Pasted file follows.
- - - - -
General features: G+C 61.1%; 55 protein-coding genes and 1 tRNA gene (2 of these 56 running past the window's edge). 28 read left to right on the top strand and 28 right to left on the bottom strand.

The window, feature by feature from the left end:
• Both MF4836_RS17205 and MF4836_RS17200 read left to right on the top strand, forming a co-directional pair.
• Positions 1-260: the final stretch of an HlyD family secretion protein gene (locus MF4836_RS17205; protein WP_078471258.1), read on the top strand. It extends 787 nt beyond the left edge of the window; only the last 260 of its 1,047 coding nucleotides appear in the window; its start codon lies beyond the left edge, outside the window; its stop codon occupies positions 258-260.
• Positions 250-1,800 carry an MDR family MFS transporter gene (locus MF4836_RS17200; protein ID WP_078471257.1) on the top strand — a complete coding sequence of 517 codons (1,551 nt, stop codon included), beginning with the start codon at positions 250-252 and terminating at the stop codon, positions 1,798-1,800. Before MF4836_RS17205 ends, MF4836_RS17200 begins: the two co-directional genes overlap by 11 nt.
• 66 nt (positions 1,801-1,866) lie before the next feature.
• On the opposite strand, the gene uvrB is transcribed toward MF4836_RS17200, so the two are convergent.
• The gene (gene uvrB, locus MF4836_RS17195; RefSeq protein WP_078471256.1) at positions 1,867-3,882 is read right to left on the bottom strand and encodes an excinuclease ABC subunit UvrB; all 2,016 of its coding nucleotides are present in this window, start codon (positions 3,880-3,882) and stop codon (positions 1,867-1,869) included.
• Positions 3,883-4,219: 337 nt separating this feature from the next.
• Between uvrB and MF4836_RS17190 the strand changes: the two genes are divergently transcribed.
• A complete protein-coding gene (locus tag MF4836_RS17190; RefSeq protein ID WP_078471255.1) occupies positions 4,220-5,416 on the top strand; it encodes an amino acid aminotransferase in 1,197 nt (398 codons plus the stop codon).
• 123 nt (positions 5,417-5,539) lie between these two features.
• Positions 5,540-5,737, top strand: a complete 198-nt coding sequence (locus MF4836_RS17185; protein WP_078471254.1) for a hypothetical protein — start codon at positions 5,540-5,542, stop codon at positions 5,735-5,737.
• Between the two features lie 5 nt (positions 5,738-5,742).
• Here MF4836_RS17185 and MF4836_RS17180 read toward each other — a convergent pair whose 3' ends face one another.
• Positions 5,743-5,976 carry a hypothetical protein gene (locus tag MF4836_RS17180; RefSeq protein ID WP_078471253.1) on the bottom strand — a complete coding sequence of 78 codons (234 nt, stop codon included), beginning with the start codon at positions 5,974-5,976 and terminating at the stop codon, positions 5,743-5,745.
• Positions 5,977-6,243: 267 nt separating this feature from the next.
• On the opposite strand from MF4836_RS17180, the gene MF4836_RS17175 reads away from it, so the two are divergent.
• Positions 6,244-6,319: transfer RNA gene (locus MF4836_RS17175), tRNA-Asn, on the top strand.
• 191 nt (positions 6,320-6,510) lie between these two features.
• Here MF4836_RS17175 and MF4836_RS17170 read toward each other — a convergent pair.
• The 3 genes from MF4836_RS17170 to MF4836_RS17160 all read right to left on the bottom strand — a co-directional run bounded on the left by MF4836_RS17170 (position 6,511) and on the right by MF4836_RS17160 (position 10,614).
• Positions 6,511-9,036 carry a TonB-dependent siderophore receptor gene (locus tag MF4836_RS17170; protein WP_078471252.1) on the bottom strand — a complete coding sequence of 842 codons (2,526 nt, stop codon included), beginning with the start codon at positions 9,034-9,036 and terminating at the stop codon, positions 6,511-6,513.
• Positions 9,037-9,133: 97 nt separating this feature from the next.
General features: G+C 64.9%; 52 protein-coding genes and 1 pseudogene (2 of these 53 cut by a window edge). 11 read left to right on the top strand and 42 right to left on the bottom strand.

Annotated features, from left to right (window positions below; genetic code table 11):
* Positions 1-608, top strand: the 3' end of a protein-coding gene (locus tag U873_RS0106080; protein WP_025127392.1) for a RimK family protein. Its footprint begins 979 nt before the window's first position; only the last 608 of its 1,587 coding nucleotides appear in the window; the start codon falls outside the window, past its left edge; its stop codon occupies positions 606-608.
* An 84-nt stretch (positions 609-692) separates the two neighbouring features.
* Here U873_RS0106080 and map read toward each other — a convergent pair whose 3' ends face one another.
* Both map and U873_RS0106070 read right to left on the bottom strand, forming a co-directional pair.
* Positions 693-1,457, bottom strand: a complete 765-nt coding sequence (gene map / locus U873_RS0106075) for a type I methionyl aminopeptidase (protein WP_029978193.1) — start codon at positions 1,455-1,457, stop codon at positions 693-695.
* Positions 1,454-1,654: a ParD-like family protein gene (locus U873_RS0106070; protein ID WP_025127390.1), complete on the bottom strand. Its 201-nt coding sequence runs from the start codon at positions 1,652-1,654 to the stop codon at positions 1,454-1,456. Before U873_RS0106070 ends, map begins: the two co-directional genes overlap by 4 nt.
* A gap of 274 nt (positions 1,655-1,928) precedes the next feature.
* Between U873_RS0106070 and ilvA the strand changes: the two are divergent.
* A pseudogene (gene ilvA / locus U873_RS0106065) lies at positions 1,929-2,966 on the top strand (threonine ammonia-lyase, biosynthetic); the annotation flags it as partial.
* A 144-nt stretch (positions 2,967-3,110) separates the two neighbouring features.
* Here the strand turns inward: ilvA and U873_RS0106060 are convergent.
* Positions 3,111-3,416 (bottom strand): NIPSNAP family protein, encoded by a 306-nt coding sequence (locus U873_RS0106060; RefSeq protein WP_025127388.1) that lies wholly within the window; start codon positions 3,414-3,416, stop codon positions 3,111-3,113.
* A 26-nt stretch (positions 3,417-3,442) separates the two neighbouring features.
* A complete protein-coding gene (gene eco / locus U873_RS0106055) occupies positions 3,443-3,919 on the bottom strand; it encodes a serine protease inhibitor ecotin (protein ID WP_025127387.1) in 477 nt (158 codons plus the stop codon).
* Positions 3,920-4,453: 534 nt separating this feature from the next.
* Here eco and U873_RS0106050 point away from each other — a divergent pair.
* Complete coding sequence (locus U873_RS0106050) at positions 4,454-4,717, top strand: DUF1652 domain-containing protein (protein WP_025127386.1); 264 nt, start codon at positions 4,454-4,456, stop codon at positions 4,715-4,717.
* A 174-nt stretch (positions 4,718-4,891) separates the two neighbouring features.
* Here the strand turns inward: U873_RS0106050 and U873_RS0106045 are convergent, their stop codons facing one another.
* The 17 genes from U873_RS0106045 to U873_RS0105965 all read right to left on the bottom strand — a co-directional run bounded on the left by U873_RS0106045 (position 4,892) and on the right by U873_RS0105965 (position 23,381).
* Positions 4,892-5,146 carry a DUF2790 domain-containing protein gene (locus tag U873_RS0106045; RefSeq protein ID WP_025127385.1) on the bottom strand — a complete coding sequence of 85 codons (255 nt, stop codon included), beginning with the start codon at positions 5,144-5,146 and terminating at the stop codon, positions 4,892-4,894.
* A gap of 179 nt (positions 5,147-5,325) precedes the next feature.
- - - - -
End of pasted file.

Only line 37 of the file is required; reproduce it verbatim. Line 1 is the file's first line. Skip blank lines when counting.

* Here the strand turns inward: ilvA and U873_RS0106060 are convergent.